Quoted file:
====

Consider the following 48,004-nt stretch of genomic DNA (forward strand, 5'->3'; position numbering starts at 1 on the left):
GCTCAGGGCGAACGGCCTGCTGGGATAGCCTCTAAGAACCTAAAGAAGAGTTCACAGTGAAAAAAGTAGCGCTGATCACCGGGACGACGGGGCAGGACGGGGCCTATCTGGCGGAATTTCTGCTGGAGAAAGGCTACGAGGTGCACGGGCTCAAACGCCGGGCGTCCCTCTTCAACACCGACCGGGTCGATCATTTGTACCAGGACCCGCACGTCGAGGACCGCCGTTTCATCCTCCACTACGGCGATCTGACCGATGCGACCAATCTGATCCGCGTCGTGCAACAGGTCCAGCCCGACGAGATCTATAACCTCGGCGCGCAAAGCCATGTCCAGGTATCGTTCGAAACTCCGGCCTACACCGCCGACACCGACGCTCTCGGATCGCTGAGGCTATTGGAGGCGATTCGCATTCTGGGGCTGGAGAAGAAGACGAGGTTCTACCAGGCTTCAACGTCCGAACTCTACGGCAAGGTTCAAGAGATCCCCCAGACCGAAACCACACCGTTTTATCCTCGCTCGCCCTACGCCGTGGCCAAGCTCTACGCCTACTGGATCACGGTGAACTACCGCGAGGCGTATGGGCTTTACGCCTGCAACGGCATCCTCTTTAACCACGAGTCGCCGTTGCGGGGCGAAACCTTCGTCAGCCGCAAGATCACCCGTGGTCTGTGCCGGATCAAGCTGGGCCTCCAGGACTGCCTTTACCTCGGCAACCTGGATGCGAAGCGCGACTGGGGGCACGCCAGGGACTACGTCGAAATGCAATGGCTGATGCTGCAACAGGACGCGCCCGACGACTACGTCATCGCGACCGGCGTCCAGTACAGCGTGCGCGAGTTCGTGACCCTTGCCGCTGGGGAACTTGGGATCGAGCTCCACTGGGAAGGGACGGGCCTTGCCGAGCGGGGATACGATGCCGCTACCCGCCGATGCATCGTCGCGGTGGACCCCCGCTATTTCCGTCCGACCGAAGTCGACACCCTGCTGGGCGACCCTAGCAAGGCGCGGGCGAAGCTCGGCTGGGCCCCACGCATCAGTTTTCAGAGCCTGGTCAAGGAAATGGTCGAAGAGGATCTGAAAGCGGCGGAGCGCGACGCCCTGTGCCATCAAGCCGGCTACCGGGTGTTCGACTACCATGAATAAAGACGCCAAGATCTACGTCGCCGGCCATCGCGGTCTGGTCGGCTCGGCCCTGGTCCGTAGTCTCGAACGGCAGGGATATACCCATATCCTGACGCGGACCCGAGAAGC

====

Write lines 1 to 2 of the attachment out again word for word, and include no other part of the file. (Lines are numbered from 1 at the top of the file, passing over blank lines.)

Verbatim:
Consider the following 48,004-nt stretch of genomic DNA (forward strand, 5'->3'; position numbering starts at 1 on the left):
GCTCAGGGCGAACGGCCTGCTGGGATAGCCTCTAAGAACCTAAAGAAGAGTTCACAGTGAAAAAAGTAGCGCTGATCACCGGGACGACGGGGCAGGACGGGGCCTATCTGGCGGAATTTCTGCTGGAGAAAGGCTACGAGGTGCACGGGCTCAAACGCCGGGCGTCCCTCTTCAACACCGACCGGGTCGATCATTTGTACCAGGACCCGCACGTCGAGGACCGCCGTTTCATCCTCCACTACGGCGATCTGACCGATGCGACCAATCTGATCCGCGTCGTGCAACAGGTCCAGCCCGACGAGATCTATAACCTCGGCGCGCAAAGCCATGTCCAGGTATCGTTCGAAACTCCGGCCTACACCGCCGACACCGACGCTCTCGGATCGCTGAGGCTATTGGAGGCGATTCGCATTCTGGGGCTGGAGAAGAAGACGAGGTTCTACCAGGCTTCAACGTCCGAACTCTACGGCAAGGTTCAAGAGATCCCCCAGACCGAAACCACACCGTTTTATCCTCGCTCGCCCTACGCCGTGGCCAAGCTCTACGCCTACTGGATCACGGTGAACTACCGCGAGGCGTATGGGCTTTACGCCTGCAACGGCATCCTCTTTAACCACGAGTCGCCGTTGCGGGGCGAAACCTTCGTCAGCCGCAAGATCACCCGTGGTCTGTGCCGGATCAAGCTGGGCCTCCAGGACTGCCTTTACCTCGGCAACCTGGATGCGAAGCGCGACTGGGGGCACGCCAGGGACTACGTCGAAATGCAATGGCTGATGCTGCAACAGGACGCGCCCGACGACTACGTCATCGCGACCGGCGTCCAGTACAGCGTGCGCGAGTTCGTGACCCTTGCCGCTGGGGAACTTGGGATCGAGCTCCACTGGGAAGGGACGGGCCTTGCCGAGCGGGGATACGATGCCGCTACCCGCCGATGCATCGTCGCGGTGGACCCCCGCTATTTCCGTCCGACCGAAGTCGACACCCTGCTGGGCGACCCTAGCAAGGCGCGGGCGAAGCTCGGCTGGGCCCCACGCATCAGTTTTCAGAGCCTGGTCAAGGAAATGGTCGAAGAGGATCTGAAAGCGGCGGAGCGCGACGCCCTGTGCCATCAAGCCGGCTACCGGGTGTTCGACTACCATGAATAAAGACGCCAAGATCTACGTCGCCGGCCATCGCGGTCTGGTCGGCTCGGCCCTGGTCCGTAGTCTCGAACGGCAGGGATATACCCATATCCTGACGCGGACCCGAGAAGC